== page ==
- 1. Like Cats And Dogs
- 2. Like Cats And Dogs – Episode 01
- 3. Like Cats And Dogs – Episode 02
- 4. Like Cats And Dogs – Episode 03
- 5. Like Cats And Dogs – Episode 04
- 6. Like Cats And Dogs – Episode 05
Cally had been single-minded in her pursuit of it, too. She had worked hard at school, then gone to college to do business studies, and then she’d worked around the country for a range of businesses, large and small, building up her experience, knowledge and savings.
Now she was back on her home turf, where her parents still lived. It was them, with their contacts in the property market, who had tipped her off about a smallholding for sale, and when she saw it she had come up with the idea for a cattery.
On the edge of the village of Oakenfold, which was near a small town, which in turn was within driving distance of two larger towns, the location was perfect with the added bonus of a great nearby source of potential clients.
She had applied for all of the necessary licences, ploughed her savings into setting it up with backing from the bank, and it was beginning to go very well. At least, it had been, until Mr Dog Kennels had put a spanner in her smoothly operating works.
She parked and opened the back door to fetch Jessica, using both hands to steady the box as she carried it to the reception shed.
Her colleague Marna popped her head out the door.
“Is that Jess? Her pen’s ready for her, and I’ve put out some of her favourite crunchies, too. I’ll take her round.”
Marna took the carrier and Cally smiled as she went off murmuring soothingly to Jess.
Marna was as nuts about cats as Cally was, and every day Cally thanked her lucky stars that the American girl had pitched up in Oakenfold on her round-Europe tour and that it was here she had decided she needed to earn some more cash before she could carry on.
That had been nine months ago and fortunately Marna showed no sign of moving on.
Cally gave the Cats’ Hotel one more satisfied look round, then went into the reception shed to phone her mum.
“Natives look friendly.” Matthew Timmons raised an eyebrow as the two men flinched from the scattered gravel kicked up by the car that had just passed. He’d caught the briefest impression of a young woman at the wheel, scowling.
“One of your new neighbours, Tim?” his contractor, Jack, asked. Everyone called Matthew Tim, a nickname that had come from his surname when he was in the military. “Doesn’t look like she’ll be laying out the welcome mat. Maybe she’s not a dog person.”
“Maybe.” Tim rubbed a hand along his chin. He was aware of all the objections that had been made over his development, but he hoped to win the locals over when they knew more about his plans for the kennels.
“Anyway,” he said, mentally moving on, “are we done here?”
“Yes. I’ll get the direction sign ordered and have it in place here by the end of the week.”
“Thanks, Jack. Give me a lift back to the office, will you? My leg’s giving me gyp today. I guess I’ve been overdoing it trying to get the place ready.”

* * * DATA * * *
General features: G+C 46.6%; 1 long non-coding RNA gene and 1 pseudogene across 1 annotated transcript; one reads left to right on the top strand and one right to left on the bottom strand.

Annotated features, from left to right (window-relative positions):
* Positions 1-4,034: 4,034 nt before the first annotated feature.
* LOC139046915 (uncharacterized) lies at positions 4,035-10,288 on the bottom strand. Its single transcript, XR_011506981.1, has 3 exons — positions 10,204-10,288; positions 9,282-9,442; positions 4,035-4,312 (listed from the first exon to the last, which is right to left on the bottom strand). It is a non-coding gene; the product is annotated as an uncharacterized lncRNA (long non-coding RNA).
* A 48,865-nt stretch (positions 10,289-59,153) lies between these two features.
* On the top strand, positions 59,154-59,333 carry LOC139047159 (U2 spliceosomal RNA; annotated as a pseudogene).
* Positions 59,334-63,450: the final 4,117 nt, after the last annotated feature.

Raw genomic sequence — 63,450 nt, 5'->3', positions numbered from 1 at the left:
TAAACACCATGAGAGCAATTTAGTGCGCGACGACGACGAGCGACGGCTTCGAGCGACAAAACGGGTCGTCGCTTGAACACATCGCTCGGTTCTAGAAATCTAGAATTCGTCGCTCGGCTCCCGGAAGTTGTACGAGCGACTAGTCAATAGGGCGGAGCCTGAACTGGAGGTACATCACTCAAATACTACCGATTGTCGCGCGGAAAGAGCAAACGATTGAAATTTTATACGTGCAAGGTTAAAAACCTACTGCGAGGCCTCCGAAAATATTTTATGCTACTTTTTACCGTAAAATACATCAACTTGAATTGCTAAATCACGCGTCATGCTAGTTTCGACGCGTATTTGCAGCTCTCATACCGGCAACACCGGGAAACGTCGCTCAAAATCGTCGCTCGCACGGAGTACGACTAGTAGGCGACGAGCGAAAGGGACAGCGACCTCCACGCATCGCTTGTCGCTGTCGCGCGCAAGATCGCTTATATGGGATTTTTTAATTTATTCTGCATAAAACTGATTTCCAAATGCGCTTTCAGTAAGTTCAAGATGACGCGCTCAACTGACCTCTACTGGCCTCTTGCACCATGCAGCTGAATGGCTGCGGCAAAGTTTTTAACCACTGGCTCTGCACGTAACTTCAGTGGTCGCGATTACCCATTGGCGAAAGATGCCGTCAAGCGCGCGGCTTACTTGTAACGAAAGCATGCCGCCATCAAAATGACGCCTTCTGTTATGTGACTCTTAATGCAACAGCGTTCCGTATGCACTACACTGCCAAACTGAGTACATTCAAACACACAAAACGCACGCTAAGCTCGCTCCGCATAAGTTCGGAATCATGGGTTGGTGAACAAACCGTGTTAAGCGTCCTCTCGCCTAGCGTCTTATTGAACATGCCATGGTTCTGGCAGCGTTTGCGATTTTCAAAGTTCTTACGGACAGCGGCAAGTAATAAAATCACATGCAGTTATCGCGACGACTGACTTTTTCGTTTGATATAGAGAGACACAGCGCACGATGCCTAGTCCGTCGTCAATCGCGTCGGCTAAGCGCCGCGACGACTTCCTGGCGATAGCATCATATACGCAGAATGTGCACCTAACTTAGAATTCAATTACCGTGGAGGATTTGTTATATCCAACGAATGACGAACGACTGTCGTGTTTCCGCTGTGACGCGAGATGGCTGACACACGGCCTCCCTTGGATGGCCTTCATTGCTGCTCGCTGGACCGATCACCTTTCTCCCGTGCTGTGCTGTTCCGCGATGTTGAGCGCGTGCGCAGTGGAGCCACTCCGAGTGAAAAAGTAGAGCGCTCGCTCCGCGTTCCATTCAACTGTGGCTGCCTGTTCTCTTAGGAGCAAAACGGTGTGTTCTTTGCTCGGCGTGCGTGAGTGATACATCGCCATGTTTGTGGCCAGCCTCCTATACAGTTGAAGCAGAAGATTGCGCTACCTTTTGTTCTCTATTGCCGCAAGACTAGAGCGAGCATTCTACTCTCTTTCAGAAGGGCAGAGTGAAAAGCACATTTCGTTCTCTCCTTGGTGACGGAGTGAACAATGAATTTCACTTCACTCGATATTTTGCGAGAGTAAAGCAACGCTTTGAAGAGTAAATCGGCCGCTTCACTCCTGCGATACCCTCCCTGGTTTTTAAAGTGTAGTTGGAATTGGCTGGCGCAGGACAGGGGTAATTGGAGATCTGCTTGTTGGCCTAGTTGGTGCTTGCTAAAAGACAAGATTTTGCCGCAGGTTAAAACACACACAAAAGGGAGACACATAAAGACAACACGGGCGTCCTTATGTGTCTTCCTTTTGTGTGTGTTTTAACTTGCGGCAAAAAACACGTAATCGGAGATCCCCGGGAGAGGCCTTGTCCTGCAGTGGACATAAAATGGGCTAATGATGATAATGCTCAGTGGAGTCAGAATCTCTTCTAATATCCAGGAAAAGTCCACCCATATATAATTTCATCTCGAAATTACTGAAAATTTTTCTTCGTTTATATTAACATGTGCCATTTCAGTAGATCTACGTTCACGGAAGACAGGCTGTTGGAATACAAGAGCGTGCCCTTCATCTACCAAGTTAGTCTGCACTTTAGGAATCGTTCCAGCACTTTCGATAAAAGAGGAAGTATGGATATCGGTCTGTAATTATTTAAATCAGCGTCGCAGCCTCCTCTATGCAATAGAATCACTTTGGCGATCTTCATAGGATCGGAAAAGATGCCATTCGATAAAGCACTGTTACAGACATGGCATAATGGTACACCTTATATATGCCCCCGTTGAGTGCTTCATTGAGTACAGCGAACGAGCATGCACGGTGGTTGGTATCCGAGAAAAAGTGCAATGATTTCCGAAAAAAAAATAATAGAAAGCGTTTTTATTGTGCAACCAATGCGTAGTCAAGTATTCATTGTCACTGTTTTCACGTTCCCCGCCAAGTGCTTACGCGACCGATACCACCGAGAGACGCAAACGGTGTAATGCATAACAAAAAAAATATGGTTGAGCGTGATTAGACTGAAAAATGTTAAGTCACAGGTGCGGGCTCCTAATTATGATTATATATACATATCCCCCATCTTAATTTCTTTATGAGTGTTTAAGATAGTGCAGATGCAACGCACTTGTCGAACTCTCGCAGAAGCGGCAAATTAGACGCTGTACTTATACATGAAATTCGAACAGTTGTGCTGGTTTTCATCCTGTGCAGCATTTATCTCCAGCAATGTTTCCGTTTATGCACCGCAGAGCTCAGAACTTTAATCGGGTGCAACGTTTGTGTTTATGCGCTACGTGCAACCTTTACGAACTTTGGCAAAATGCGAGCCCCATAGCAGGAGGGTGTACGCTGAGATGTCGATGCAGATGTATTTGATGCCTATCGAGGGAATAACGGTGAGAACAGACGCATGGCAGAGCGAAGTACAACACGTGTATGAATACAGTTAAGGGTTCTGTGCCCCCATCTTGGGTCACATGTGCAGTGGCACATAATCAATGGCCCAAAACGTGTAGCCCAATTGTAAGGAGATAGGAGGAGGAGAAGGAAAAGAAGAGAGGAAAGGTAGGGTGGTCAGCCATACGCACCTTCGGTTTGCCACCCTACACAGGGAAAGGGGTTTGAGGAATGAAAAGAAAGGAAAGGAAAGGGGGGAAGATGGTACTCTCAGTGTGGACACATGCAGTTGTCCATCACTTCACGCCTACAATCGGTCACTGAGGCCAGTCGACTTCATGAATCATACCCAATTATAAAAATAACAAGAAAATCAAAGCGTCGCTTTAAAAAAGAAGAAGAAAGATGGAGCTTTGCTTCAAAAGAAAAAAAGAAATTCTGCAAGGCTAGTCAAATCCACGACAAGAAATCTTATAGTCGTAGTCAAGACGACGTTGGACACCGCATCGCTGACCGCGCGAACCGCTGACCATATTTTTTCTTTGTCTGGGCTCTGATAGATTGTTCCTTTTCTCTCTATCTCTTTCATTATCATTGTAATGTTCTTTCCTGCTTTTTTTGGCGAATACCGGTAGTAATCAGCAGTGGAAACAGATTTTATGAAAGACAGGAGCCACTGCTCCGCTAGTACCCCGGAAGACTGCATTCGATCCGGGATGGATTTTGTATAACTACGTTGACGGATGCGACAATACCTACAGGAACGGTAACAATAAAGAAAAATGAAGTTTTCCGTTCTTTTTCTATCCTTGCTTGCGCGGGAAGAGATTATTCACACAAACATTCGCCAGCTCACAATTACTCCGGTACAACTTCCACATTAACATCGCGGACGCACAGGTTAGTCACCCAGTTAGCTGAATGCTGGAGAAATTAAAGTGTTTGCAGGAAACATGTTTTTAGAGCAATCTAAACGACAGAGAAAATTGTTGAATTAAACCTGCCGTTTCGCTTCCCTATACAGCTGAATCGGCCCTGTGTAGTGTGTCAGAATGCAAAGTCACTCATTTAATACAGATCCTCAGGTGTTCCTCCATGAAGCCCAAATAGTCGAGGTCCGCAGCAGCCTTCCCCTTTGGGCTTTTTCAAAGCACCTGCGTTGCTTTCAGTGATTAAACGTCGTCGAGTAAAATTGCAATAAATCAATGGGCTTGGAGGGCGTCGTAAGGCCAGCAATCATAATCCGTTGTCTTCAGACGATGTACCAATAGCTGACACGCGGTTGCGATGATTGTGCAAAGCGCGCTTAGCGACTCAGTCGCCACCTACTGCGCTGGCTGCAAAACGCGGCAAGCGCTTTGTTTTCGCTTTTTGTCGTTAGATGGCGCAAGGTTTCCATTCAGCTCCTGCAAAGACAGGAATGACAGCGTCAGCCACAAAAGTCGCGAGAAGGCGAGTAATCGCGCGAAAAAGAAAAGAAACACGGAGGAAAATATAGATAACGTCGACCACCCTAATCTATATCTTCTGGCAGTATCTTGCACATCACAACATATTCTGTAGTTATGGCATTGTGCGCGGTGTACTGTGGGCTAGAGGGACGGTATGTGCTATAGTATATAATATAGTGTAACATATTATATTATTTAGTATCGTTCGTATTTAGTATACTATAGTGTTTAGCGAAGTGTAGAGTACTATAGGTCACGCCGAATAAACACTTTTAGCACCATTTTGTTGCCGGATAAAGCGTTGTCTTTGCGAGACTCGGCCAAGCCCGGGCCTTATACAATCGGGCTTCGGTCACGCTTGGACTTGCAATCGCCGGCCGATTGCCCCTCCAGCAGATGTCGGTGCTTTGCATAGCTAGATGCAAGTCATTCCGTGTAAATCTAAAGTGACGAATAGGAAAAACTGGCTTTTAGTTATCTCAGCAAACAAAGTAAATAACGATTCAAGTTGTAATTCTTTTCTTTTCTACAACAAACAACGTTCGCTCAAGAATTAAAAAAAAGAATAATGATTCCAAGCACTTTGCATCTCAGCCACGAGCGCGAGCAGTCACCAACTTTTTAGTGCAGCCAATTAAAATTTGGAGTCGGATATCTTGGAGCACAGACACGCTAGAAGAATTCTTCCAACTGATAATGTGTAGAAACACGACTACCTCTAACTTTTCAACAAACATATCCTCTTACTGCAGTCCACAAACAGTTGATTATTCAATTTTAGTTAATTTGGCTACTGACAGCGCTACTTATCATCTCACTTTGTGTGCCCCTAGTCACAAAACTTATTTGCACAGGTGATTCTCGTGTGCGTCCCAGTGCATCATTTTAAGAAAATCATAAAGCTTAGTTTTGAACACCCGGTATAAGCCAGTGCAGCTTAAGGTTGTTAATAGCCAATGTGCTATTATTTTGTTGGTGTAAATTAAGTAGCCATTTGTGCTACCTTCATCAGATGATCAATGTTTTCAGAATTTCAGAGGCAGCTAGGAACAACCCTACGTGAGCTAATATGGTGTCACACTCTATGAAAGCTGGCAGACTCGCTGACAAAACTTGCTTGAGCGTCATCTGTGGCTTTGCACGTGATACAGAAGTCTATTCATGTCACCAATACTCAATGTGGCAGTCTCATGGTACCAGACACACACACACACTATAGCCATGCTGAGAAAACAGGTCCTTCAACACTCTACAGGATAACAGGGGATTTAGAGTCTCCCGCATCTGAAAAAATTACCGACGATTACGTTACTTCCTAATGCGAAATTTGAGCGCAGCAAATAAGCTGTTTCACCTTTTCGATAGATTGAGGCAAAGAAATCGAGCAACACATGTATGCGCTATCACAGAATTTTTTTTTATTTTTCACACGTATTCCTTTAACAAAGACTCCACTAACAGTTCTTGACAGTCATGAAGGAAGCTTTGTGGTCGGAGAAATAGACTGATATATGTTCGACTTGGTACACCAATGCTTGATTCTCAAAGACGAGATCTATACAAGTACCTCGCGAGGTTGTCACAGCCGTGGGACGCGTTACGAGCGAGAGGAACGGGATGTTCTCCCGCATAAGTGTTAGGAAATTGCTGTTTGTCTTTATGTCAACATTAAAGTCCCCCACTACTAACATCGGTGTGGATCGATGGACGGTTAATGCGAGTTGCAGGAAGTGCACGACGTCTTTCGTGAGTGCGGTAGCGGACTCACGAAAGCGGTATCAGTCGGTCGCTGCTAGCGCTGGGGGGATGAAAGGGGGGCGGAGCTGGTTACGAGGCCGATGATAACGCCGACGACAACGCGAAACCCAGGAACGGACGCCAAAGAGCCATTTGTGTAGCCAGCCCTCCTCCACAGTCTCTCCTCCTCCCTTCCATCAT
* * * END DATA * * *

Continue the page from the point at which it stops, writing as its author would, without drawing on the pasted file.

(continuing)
Tim knew he was lucky to have come out of his Army service with nothing more serious than a limp that bothered him when he was tired and a weakness in his left hand – the lingering after-effects of a roadside bomb that had claimed the lives of two of his best friends.
“Cheers, mate!” He slapped the roof of the Range-Rover as Jack sped off, then returned to the office that he’d set up in the old house at the centre of this building site.
The whole site had once been a dairy farm which had fallen into disrepair. The house was the old farmhouse, and one of the most positive points in its favour when he’d viewed the property had been its many outbuildings.
Although the place needed massive amounts of work, that was something he’d never been afraid of. Most of the old house was barely habitable, but he’d set up an office, a makeshift kitchen and a bedroom of sorts on the ground floor in the least neglected living quarters.
To a man who had spent nearly 20 years living in basic barracks and dangerous war zones, it was quite the home from home.
The office had a desk made from an old door mounted on breeze blocks and, in contrast, a luxurious swivelling leather office chair, scavenged from a skip by Jack.
“I saw it and I thought of you,” Jack had said when he produced it from the back of his Range-Rover.
“Just what the doctor ordered!” Tim had agreed. “Cheers!”
Jack had become a good friend over the last couple of months, and Tim knew they’d still go for a pint together even when all the work was done.
Now he threw himself into the chair with a grateful sigh, and winced – his leg suffered when he neglected his prescribed exercises, which he’d been doing lately.
But there weren’t enough hours in the day to get this place ready by the deadline he’d set himself and pander to a few aches and pains.
Tim sometimes wondered if he was punishing himself for having survived when so many of his comrades hadn’t.
Shaking himself out of introspection, he started up his laptop and opened up the document where the schedule for this whole operation was laid out.
He smiled to himself. Old habits died hard: he still treated every activity like an Army exercise, relying on detail, tactics and planning for success.
He only hoped it worked as well for him in civilian life as it always had in the military.